In the last edition of Tasty Tidbits, we looked at the motivations and challenges of Toronto restaurateurs and chefs in sourcing local food. This week, we’ve profiled another Ryerson research project to see what food truck operators in the GTA have to say on the subject.
It’s no secret that food trucks are one of the biggest trends to come out of the food industry in the last decade. In 2013, the United Nations’ Food and Agriculture Organization estimated that 2.5 billion people enjoy some form of street food each day . Yes, billion. As you might expect, food trucks, one of the most popular methods of bringing that street food to the masses (in North America and beyond) can mean big business. By meeting consumer demands and incorporating local, organic and/or artisanal ingredients, food trucks can also have a significant impact on the local economy.
Released in December, 2014, Assessing the Feasibility of Operating a Food Truck and the Use of Local, Organic and Artisanal Foods was conducted by the Ted Rogers School of Hospitality and Tourism Management at Ryerson University. The study’s findings were informed by interviews with 35 of the over 50 food truck owners serving up their street eats across the city.
Here are some of the results :
- 52% of respondents indicated their have used locally sourced products
- 31% of respondents have featured artisanal products
- 11% of respondents have used organic ingredients
When asked to share their reasons for choosing these products, respondents indicated three main reasons :
- 46% feel local/artisanal/organic ingredients are higher quality and taste better
“Locally source products are much higher in flavour and when combined with our dishes, the taste is noticeable.” 
- 40% are motivated by the health benefits
- 14% buy locally to support their community and stimulate the regional economy
“It’s nice to keep our local businesses involved.” 
As with the Ryerson restaurants study, the majority of respondents (83%) indicated there was a noticeable price increase that came with choosing to buy local/artisanal/organic . However, this did not seem to be a deterrent, likely due in part to the increased demand and support from consumers for these products. Three-quarters of respondents were confident that their customers were able to notice the difference in taste and quality.
When it came to procuring those local products, farmers’ markets topped the shopping list :
- 63% of respondents have shopped for ingredients at farmers’ markets
- 14% of respondents work closely with direct suppliers
- 14% of respondents rely on grocery stores
- 4% of respondents go straight to the source – the farmer themself
With close to forty farmers’ markets spread across the week and the city, Toronto food truck operators have a wide variety of markets to visit and source from. That is not to say operating a food truck in the GTA is a walk in the park. Far from it – there has been no shortage of news stories chronicling the challenges of mobile food vendors in the city. When respondents for the Ryerson survey were asked to voice their issues and concerns, permit regulations and fees ranked high on the list .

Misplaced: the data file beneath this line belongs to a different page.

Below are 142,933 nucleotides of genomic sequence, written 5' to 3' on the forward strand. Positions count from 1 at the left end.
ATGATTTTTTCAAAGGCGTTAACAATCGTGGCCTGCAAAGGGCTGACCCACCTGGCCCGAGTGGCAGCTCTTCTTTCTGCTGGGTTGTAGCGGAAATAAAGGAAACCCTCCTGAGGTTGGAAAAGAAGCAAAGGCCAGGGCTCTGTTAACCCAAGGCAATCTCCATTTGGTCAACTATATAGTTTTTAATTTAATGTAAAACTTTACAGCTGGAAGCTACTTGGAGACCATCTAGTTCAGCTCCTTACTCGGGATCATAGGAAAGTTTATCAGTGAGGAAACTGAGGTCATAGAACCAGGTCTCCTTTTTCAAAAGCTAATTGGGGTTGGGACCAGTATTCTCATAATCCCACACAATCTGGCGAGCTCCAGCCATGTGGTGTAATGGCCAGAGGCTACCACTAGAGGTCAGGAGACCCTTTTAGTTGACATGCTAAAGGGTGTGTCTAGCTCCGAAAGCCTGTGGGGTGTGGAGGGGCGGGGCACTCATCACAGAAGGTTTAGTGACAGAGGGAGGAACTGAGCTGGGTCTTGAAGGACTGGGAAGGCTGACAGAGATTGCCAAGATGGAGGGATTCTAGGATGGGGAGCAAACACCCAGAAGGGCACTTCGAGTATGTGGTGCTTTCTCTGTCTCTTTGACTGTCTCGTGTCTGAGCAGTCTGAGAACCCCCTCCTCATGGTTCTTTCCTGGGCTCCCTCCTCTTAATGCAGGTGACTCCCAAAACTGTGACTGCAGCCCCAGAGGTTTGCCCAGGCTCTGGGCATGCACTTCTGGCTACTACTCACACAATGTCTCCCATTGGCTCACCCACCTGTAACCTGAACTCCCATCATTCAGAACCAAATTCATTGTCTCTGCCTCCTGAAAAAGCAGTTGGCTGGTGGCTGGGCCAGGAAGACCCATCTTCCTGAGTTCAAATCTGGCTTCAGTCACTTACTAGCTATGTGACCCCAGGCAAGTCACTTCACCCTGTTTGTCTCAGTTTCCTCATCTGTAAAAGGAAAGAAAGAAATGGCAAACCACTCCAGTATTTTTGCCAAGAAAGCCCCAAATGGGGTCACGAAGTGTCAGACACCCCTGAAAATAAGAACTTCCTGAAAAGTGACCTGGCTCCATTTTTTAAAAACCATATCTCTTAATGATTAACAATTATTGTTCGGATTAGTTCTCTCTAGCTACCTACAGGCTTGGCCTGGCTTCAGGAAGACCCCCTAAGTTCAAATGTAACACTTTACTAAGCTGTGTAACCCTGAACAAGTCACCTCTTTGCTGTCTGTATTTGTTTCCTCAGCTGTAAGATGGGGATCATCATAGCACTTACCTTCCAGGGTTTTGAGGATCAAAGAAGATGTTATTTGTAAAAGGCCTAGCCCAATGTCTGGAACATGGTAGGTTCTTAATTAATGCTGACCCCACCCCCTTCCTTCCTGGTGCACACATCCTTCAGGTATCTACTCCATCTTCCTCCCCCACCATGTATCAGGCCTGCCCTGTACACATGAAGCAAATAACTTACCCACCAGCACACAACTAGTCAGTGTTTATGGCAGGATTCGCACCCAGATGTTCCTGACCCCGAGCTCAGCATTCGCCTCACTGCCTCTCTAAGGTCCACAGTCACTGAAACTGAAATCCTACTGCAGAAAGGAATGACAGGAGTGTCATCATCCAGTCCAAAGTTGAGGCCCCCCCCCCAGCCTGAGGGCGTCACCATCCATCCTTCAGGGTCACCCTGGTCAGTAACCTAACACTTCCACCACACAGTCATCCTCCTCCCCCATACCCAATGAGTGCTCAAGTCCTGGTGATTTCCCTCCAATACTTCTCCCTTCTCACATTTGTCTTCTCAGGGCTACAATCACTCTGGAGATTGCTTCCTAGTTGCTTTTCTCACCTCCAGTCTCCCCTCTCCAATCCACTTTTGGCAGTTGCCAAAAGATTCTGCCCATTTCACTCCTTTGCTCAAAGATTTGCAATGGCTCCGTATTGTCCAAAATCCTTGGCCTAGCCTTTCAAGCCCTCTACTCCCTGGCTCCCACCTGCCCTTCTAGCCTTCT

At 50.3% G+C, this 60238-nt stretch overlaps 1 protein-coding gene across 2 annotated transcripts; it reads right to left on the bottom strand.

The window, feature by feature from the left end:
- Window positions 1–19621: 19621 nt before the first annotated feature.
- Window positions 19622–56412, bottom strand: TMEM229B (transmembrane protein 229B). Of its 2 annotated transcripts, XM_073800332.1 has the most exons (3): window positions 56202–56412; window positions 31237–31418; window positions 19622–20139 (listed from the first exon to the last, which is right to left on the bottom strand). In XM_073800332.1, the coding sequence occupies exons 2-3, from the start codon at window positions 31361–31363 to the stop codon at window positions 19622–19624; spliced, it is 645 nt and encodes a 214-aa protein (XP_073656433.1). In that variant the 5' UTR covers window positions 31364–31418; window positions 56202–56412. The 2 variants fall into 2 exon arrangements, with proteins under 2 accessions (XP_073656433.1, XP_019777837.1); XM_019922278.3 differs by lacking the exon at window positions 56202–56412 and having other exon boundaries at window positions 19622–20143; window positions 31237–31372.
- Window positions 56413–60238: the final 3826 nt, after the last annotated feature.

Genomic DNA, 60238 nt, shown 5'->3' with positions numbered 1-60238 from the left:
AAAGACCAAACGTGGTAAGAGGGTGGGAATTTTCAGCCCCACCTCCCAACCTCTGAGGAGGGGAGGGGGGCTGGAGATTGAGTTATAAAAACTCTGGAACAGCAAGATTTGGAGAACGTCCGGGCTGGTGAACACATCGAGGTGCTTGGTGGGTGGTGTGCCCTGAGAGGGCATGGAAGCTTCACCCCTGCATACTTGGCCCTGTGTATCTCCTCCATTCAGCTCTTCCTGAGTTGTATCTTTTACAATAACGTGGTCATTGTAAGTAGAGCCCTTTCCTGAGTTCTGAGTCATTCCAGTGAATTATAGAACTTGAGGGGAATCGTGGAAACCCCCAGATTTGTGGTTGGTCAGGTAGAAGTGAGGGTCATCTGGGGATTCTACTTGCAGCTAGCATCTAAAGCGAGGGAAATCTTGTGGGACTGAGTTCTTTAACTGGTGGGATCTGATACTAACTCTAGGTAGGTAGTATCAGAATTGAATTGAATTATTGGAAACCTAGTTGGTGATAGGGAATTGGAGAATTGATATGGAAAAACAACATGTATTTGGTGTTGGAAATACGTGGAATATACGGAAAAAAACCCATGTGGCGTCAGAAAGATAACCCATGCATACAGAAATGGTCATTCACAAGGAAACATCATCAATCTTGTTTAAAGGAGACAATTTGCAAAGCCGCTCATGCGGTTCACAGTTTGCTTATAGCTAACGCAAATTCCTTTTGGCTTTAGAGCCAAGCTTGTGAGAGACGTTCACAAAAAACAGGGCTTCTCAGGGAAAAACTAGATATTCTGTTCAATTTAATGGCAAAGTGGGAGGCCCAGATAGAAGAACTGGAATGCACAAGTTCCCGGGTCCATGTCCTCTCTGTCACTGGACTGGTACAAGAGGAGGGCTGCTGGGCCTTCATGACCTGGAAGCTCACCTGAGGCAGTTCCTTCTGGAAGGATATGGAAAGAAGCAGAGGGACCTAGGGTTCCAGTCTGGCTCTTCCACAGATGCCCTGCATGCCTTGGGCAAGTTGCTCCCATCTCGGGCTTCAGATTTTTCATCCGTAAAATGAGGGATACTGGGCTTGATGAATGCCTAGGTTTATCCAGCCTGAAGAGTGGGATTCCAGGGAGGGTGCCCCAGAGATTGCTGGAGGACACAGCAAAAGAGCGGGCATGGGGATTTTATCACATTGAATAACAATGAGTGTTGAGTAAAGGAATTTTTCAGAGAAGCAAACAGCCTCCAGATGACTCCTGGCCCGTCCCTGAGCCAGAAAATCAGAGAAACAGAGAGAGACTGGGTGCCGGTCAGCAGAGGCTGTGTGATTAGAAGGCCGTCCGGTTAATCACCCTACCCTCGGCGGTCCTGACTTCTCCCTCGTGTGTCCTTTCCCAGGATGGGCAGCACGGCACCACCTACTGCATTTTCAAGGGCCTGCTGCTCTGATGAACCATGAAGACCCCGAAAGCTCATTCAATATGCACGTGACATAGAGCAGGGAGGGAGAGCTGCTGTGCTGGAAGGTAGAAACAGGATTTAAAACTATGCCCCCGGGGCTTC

Currently, a mobile vending permit to operate a food truck in Toronto will set the licensee back $5,000 – a significant cost for a start up and/or small business owner. The cost becomes even more significant when compared with other food truck regions; the same permit in Hamilton and Vancouver is only $1,000. Vancouver, named one of the best food truck cities in North America , annually awards the twelve best performing food trucks in the city with designated spots. Toronto’s food trucks are also required to be at least 50km away from any bricks and mortar restaurant and can only operate for a three- hour window (outside of events).
Compare this with Ottawa’s thriving street food program, which provides designated spaces for its vendors from 5:30am – 11:00pm. To ensure customer satisfaction, a Street Food Selection Panel awards spaces through an application process. The application helps the panel assesses selection of menu offerings, quality and perceived curb appeal of the potential new mobile vendor .
Along with showcasing Best Practice regions that have fostered a successful food truck culture, the Ryerson study made several other recommendations for how Toronto could elevate its street food game, including:
- Lower permit costs
- Increase time limit for hours of operation
- Create standardized guidelines and resources for potential new food truck vendors
In order to prevent Toronto’s street food vendors from driving off into the sunset, it is clear that new rules and regulations will need to be instated – or at the very least, the current ones will need to be adjusted.
Support our province’s road warriors – find a food truck near you through Ontario Street Food or Toronto Food Trucks. And for industry members, look for new food truck development workshops (hosted or created in partnership with OCTA) to be announced in the coming months.
Keep on truckin’!
Our thanks to the Ted Rogers School of Hospitality and Tourism Management, Associate Professor Rachel Dodds and students: Joyce Corpuz, Ali Mahmood and Hala Taher.
 “History of Food Trucks – The Growing Food Truck Trend.” Culinaryschools.com. 2013.
 Corpuz, J.; Mahmood, A., Taher, H. & Dodds, R. (2014) Assessing The Feasibility Of Operating A Food Truck And The Use Of Local, Organic, And Artisanal Foods, Ted Rogers School of Hospitality and Tourism Management, Ryerson University. Toronto. 63 pages.
 “Top street food cities in North America.” VanCity Buzz. 2013.
 Powell, Philip. “Community Curb Appeal: Building a Food Truck Friendly Community”. Presentation. Sept. 4, 2014.